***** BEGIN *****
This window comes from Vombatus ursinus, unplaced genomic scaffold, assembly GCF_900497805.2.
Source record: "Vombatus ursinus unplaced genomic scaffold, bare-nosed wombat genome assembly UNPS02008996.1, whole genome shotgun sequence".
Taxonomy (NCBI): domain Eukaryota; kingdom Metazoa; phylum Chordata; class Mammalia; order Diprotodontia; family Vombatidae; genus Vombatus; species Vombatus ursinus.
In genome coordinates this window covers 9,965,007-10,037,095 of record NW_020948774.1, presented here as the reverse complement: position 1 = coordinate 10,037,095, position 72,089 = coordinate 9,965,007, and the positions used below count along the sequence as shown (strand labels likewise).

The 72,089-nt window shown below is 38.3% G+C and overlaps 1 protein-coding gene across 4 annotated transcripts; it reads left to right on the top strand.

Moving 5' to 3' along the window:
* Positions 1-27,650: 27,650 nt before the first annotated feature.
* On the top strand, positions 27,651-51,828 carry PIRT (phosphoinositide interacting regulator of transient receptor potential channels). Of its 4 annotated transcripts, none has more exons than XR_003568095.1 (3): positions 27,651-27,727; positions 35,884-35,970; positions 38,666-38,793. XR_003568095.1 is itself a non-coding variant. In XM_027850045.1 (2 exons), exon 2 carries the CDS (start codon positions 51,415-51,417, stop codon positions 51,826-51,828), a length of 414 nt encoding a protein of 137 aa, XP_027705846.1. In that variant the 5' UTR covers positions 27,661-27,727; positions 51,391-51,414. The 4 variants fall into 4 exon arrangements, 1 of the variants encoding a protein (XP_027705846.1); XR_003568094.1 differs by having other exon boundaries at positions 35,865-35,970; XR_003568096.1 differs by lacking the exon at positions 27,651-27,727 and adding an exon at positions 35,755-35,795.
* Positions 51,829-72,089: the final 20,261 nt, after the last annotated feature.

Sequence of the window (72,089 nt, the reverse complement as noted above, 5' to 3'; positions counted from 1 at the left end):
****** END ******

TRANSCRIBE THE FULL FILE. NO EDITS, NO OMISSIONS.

This window comes from Vombatus ursinus, unplaced genomic scaffold, assembly GCF_900497805.2.
Source record: "Vombatus ursinus unplaced genomic scaffold, bare-nosed wombat genome assembly UNPS02008996.1, whole genome shotgun sequence".
Taxonomy (NCBI): domain Eukaryota; kingdom Metazoa; phylum Chordata; class Mammalia; order Diprotodontia; family Vombatidae; genus Vombatus; species Vombatus ursinus.
In genome coordinates this window covers 9,965,007-10,037,095 of record NW_020948774.1, presented here as the reverse complement: position 1 = coordinate 10,037,095, position 72,089 = coordinate 9,965,007, and the positions used below count along the sequence as shown (strand labels likewise).

The 72,089-nt window shown below is 38.3% G+C and overlaps 1 protein-coding gene across 4 annotated transcripts; it reads left to right on the top strand.

Moving 5' to 3' along the window:
* Positions 1-27,650: 27,650 nt before the first annotated feature.
* On the top strand, positions 27,651-51,828 carry PIRT (phosphoinositide interacting regulator of transient receptor potential channels). Of its 4 annotated transcripts, none has more exons than XR_003568095.1 (3): positions 27,651-27,727; positions 35,884-35,970; positions 38,666-38,793. XR_003568095.1 is itself a non-coding variant. In XM_027850045.1 (2 exons), exon 2 carries the CDS (start codon positions 51,415-51,417, stop codon positions 51,826-51,828), a length of 414 nt encoding a protein of 137 aa, XP_027705846.1. In that variant the 5' UTR covers positions 27,661-27,727; positions 51,391-51,414. The 4 variants fall into 4 exon arrangements, 1 of the variants encoding a protein (XP_027705846.1); XR_003568094.1 differs by having other exon boundaries at positions 35,865-35,970; XR_003568096.1 differs by lacking the exon at positions 27,651-27,727 and adding an exon at positions 35,755-35,795.
* Positions 51,829-72,089: the final 20,261 nt, after the last annotated feature.

Sequence of the window (72,089 nt, the reverse complement as noted above, 5' to 3'; positions counted from 1 at the left end):